Bally Technologies (NYSE:BYI) will release its quarterly report tomorrow, and investors have already sent the stock into the stratosphere in recent months. Even though the casino-equipment industry has struggled from the relative weakness in the U.S. gaming market, most expect Bally earnings to post substantial growth, and a key buyout of a competitor's business could really boost Bally's future prospects even higher.

Bally Technologies is one of the companies behind the slot machines and other gaming devices you'll see at modern casinos. As technology has advanced within the casino industry, Bally has also kept pace, supporting networked progressive-jackpot games as well as video lottery and mobile-gaming applications. Let's take an early look at what's been happening with Bally Technologies over the past quarter and what we're likely to see in its quarterly report.

Stats on Bally Technologies

Analyst EPS Estimate


Change From Year-Ago EPS


Revenue Estimate

$256.36 million

Change From Year-Ago Revenue


Earnings Beats in Past 4 Quarters


Source: Yahoo! Finance.

Can Bally earnings shuffle higher?
Analysts have been mildly optimistic about the prospects for Bally earnings, raising their June-quarter estimates by a penny per share and adding a nickel to their full-year fiscal 2014 projections. But the stock has moved quite sharply higher, rising more than 40% since early May.

Without a doubt, the key move for Bally during the quarter was its decision to purchase SHFL entertainment (NASDAQ:SHFL) for $1.3 billion. By acquiring the maker of Shuffle Master card-shuffling devices and other gaming equipment, Bally will add substantially to its product line, essentially giving it the capacity to offer full-service solutions to its casino customers.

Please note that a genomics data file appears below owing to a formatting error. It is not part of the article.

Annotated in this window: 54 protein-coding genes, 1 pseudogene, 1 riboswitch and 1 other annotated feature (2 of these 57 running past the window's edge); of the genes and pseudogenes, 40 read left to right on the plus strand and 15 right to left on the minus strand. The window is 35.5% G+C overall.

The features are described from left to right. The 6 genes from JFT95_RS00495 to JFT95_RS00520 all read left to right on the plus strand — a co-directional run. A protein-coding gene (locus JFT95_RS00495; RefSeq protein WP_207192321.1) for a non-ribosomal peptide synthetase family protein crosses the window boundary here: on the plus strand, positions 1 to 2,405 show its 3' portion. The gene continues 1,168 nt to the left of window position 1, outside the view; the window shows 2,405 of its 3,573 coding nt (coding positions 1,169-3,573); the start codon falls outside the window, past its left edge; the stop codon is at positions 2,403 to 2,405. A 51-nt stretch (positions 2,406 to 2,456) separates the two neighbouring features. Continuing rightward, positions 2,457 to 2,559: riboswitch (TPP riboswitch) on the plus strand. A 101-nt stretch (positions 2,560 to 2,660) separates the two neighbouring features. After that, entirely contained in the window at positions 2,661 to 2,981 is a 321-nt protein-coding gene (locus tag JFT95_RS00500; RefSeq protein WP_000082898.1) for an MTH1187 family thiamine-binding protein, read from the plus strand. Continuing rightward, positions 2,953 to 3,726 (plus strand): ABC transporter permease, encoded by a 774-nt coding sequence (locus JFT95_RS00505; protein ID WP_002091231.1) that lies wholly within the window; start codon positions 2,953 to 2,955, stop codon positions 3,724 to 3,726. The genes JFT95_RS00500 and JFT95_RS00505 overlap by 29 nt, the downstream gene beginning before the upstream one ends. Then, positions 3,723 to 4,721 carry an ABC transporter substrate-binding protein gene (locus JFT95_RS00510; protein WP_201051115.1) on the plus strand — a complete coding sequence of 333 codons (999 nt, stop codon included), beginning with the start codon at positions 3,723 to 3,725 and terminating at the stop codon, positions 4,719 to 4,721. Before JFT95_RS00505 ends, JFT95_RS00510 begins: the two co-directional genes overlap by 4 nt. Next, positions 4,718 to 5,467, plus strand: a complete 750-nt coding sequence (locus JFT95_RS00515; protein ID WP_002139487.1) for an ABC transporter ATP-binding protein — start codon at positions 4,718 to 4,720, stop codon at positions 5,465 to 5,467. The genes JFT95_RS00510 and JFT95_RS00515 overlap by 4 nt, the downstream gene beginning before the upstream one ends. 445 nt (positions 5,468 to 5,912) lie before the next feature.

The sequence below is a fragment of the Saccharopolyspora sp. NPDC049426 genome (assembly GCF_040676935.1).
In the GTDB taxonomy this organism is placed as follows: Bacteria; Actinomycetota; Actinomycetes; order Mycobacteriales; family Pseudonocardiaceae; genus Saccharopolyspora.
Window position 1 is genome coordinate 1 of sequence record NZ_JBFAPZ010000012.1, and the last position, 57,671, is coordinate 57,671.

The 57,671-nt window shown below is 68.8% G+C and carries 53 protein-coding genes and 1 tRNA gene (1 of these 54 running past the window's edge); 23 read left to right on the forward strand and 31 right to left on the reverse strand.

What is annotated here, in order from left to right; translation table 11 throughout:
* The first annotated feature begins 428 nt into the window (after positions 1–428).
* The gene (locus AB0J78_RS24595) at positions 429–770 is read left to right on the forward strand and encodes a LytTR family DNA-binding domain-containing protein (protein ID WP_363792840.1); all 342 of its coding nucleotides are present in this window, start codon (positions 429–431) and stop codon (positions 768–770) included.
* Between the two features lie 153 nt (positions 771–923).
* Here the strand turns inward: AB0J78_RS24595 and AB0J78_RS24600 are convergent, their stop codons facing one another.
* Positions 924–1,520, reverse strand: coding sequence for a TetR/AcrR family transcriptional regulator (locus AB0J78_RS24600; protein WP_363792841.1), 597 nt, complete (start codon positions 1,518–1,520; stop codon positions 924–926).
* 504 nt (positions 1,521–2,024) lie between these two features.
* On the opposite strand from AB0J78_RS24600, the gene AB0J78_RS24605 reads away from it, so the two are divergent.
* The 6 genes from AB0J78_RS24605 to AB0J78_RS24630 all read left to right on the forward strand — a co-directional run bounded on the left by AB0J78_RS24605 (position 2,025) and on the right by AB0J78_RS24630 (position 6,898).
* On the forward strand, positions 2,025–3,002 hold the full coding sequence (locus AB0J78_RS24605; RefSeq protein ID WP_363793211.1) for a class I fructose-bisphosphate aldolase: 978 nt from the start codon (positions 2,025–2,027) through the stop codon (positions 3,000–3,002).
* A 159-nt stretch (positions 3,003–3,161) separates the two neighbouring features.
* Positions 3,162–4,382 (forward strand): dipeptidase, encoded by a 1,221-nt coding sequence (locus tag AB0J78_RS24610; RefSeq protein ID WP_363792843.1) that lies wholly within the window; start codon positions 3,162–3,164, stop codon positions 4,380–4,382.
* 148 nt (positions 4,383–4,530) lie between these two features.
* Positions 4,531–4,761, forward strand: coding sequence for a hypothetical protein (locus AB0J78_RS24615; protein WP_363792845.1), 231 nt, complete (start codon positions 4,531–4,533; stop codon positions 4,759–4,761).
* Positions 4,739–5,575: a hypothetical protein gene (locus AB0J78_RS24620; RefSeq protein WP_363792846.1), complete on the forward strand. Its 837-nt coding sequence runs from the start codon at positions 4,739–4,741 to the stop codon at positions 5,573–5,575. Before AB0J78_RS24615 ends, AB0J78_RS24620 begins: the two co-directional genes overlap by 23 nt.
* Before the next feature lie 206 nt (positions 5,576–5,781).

But the real beauty of the deal is that it sets the stage for what seems like the increasingly inevitable move toward online gaming. Bally and International Game Technology (NYSE:IGT) were the first companies to win U.S.-based online gaming licenses last year, and although state-specific licenses will be far less lucrative than nationwide gaming would be, Bally is in good position to compete if future law changes legalize gambling on the national level. Bally has already made its online games available on several gaming platforms, and the company has also teamed up with payment- processing company Optimal Payments in order to provide gaming-payment services for its online offerings.

Still, Bally faces plenty of competition. Earlier this year, Scientific Games (NASDAQ:SGMS) and WMS Industries (NYSE:WMS) announced their own merger plans, and the combined entity will definitely be a force to be reckoned with, given its presence in slot machines and gaming devices as well as lottery-based products and equipment. More worrisome is the fact that overall economic conditions appear to have held back Scientific Games in its most recent results, with the company reporting a wider loss from the year-ago quarter despite a 4% rise in revenue and the gaming segment in particular posting an operating loss for the quarter.

In the Bally earnings report, watch for the company to give more guidance about how the SHFL acquisition will help Bally's earnings going forward. Given the huge impact the move will have on its overall business, investors want to see evidence that it will also be more profitable in the years to come.

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Fool contributor Dan Caplinger and The Motley Fool have no position in any stocks mentioned. You can follow Dan on Twitter @DanCaplinger. Try any of our Foolish newsletter services free for 30 days. We Fools may not all hold the same opinions, but we all believe that considering a diverse range of insights makes us better investors. The Motley Fool has a disclosure policy.